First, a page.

The Legacy, Vitality, and Sustainability of Black Theatre Today
Black theatre institutions today require unique and ongoing support for their vitality, legacy, and agency. These institutions, like The Ensemble Theatre in Houston, not only make important contributions to the field, but they give African American artists a platform to diversify the landscape of American theatre, and to hone and perfect their craft. It is still rare to have an institution where African American actors, writers, designers, directors, and technicians work together collectively to produce works focused on a myriad of African American experiences. In order for us to sustain our impact, we must continue telling our stories for the education and enrichment of the communities around us.
Navigating the Present Concept of the American Stage
Black theatres navigate the present concept of American theatre through emphasis that the stories being shared are human stories, being told from an African American perspective. No matter what cultural background we identify with, we can all relate to the human condition, in which struggle, heartache, love, pain, and joy are universal themes. I am influenced by the words of August Wilson:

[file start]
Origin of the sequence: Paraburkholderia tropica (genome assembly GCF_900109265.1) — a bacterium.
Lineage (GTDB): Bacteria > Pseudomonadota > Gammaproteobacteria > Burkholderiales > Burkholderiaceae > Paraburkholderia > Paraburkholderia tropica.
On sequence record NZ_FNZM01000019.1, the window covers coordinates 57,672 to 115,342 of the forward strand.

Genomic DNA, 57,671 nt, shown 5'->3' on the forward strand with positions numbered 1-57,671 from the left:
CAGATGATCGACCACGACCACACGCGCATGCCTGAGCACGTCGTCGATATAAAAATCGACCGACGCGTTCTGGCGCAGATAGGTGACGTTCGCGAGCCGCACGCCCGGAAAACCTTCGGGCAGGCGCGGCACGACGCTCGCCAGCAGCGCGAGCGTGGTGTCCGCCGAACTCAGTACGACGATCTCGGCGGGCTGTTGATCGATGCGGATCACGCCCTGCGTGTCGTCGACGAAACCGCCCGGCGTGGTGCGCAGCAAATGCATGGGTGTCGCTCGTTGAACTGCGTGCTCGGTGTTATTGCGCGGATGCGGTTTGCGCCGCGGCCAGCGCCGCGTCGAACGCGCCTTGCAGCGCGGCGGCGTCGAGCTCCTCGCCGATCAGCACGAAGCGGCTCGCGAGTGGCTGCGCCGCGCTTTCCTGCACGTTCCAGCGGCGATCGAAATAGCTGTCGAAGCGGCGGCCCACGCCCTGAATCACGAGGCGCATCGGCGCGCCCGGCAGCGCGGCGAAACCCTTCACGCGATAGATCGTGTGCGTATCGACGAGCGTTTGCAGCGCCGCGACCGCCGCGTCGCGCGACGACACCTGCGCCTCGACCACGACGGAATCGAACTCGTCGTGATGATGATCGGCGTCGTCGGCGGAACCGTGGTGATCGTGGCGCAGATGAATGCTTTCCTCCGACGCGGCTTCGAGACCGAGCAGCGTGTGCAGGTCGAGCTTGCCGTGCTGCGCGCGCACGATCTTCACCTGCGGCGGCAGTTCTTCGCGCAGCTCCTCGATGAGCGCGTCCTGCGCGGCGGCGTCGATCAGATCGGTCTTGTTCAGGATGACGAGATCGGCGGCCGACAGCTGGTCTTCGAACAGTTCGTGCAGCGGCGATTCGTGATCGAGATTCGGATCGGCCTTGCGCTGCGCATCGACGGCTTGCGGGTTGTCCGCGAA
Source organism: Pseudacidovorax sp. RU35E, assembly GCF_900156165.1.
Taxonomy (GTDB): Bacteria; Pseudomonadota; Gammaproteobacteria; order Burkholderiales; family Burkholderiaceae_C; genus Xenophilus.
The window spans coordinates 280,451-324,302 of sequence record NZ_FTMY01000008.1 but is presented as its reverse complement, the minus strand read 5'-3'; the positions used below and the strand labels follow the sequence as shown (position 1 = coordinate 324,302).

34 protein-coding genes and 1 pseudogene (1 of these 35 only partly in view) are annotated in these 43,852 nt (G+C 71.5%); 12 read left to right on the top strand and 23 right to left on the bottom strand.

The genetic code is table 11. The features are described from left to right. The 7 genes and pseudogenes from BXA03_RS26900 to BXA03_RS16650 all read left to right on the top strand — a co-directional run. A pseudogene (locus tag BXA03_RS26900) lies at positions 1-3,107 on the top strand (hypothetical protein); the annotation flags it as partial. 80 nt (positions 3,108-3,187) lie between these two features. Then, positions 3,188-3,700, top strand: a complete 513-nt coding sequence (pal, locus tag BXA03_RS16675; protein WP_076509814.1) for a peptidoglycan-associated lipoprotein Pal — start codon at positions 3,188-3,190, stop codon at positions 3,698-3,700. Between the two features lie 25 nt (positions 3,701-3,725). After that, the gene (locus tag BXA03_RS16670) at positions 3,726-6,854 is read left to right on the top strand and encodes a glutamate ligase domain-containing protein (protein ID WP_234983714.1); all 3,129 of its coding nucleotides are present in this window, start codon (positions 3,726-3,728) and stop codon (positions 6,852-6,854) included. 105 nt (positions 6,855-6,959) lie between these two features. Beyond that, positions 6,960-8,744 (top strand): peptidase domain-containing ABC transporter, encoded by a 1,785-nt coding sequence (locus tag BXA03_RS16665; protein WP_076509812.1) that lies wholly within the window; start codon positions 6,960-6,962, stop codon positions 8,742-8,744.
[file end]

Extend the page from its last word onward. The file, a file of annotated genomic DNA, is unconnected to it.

Theatre, as a powerful conveyer of human values, has often led us through the impossible landscape of American class, regional and racial conflicts, providing fresh insights and fragile but enduring bridges of fruitful dialogue. It has provided us with a mirror that forces us to face personal truths and enables us to discover within ourselves an indomitable spirit that recognizes, sometimes across wide social barriers, those common concerns that make possible genuine cultural fusion.
—August Wilson, “Aunt Ester’s Children: A Century on Stage,” New York Times, April 2000
The Ensemble Theatre: Building Upon A Strong Foundation